Bert Hellinger: Heart against hard

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Bert Hellinge
Bert Hellinger was born in Germany in 1925.

How can people humiliate, torture or kill each other without feeling guilty? How can peoples plunder and exterminate each other without remorse? Bert Hellinger, known as the founder of the family constellations, has a theory: they follow their good conscience.

Bert Hellinger pleads for a bad conscience to resolve conflicts

Their good conscience? Their bad conscience, surely he means?

No, the idiosyncratic German psychotherapist really means good conscience. That’s right. According to Hellinger, every person is part of a system: his family (parents, grandparents, brothers, sisters, children) or group (people, race, religious community). Such a system has its own collective conscience.

That collective conscience is entirely devoted to the survival of the family or group. In fact, that’s a fundamental law: no one who has ever belonged to this system should be left out. Therefore it makes no distinction between ‘good’ and ‘bad’, something that the personal conscience does.

Everyone has their own place within a family or group, says Hellinger. In a spatial representation, for example, the parents should stand next to each other, behind their children. Circumstances can cause the system to become unbalanced. For example, an adulterous father may initiate a lawsuit in which his wife moves away from him.

The son then takes the place next to the mother, because out of love for her he wants to fill the sudden void left by the father’s betrayal. Brothers and sisters also become distant from each other. It is this ‘solution’ of the son that leads to the fact that the family remains intact and that the father is not left out; it’s actually a way to help the family survive.

family constellation
family constellations, the form of psychotherapy devised by Hellinger

In this way, families become unbalanced. Family members are faced with problems that, according to Hellinger, they can only solve when the family system is back in balance.

These positioning therefore form the basis for the family constellations, the increasingly popular form of psychotherapy devised by Hellinger that removes bottlenecks in the relationships between family members.

When people do something that jeopardizes their role in the family or group, they are most plagued by guilt, according to Hellinger. That guilt is a bad conscience; it sounds the alarm at a time when our position within the system is at stake.

The pain of a bad conscience’, Hellinger writes, ‘makes them do everything they can to change the situation so that they belong again. In this context, innocence is nothing more than the feeling that you are accepted by your group, that you belong. And guilt is the feeling that you’ve lost membership in the group.’

Seen in this way, a violent nation that attacks another nation operates from a good conscience; after all, it keeps the group intact. And that is why Hellinger writes in his new book Heart against hard: Family constellations as an instrument for conflict management: ‘The good conscience is dangerous. All major crimes are carried out in good conscience.’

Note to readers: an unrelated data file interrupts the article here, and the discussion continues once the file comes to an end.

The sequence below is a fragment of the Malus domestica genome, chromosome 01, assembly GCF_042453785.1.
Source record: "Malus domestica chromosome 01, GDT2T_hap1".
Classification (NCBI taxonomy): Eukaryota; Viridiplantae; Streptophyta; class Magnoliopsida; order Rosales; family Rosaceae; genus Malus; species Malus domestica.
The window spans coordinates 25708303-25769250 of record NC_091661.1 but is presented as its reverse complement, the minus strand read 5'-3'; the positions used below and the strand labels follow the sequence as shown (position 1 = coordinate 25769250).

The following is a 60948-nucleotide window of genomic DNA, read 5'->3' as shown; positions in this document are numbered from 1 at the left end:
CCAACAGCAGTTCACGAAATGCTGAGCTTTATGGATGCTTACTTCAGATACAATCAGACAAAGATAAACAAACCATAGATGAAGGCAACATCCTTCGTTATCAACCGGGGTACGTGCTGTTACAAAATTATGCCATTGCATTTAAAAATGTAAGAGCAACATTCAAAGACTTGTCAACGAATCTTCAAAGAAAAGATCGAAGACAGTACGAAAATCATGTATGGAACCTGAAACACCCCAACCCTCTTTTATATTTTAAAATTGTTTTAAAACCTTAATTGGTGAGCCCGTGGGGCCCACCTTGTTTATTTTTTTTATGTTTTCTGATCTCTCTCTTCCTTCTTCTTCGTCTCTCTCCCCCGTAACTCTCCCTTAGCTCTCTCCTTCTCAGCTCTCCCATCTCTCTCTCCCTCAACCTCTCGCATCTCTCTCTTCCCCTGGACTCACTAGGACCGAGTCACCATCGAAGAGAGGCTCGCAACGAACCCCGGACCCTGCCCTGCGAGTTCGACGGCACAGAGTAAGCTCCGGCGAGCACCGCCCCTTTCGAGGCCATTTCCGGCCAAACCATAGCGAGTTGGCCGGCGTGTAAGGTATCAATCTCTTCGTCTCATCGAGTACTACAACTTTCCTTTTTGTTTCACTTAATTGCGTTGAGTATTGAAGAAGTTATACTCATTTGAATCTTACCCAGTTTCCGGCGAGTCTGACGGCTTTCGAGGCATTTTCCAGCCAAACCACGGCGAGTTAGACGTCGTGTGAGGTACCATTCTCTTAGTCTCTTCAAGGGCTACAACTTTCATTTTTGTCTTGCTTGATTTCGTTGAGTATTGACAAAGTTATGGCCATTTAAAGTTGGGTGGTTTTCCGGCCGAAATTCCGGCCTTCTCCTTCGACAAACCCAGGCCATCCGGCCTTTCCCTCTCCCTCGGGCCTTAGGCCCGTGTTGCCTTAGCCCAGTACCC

Thus, under the influence of the voice of ‘good’ conscience, the world is becoming more and more polarized. People see themselves as ‘good’ and label others as ‘bad’. Bert Hellinger: ‘Whoever says: “I am good and the other is bad”, is actually saying that he has more right to belong than someone else. That’s called morality.’

Under the influence of personal conscience, ‘bad’ people are repressed or excluded. But since the collective conscience doesn’t allow anyone or anything to be left out, the “bad” only get stronger, keeping the “good” people more and more in their grip. More and more the ‘good guys’ have to resist the alleged evil.

A futile exercise, according to Hellinger: ‘Every great conflict ultimately comes to nothing, because it is a denial of what is visible, and because it places outside itself that which can only be solved in one’s own soul. It is about an outwardly placed inner conflict.’

That is why Hellinger argues for daring to live with a bad conscience: ‘Progress can only take place with a bad conscience. Those who remain innocent are also limited. Whoever wants to remain innocent remains a child.

Adults become guilty, but that doesn’t make them bad. On the contrary, when they become guilty, they become more human. Their soul becomes wider and more open to other experiences. We must learn to grow beyond our own good conscience.’

Anwar_Sadat
camp david 1979 Anwar_Sadat (Left)

It takes a lot of courage to have a bad conscience towards one’s own group. An impressive example of this courage was Egyptian President Anwar Sadat when he became the first Arab leader to pay an official visit to Israel and address the Knesset in 1977.

He was capable above his own badconscience, but was still murdered in 1981 by people from his own group, who – in Hellinger’s reasoning – could do this with a good conscience.

Is there a solution to this seemingly endless conflict between the ‘good guys’ and the ‘bad guys’ on Earth? Fortunately. Hellinger identifies a third conscience, which he calls the ‘spiritual conscience’. In his words: ‘

The mind is also connected, but with everything, also with the opposite. At that level, there is no longer any question of choosing sides for or against another. The spiritual conscience stands for everything and everyone in the service of peace.’

According to Hellinger, there will only tax peace when everyone is recognized as an equal participant. This will only work if the so-called ‘good’ participants have fathomed the evil and danger of their ‘good’ conscience. Only then can they cross the boundaries of good conscience and make room for those whom they now see as bad.

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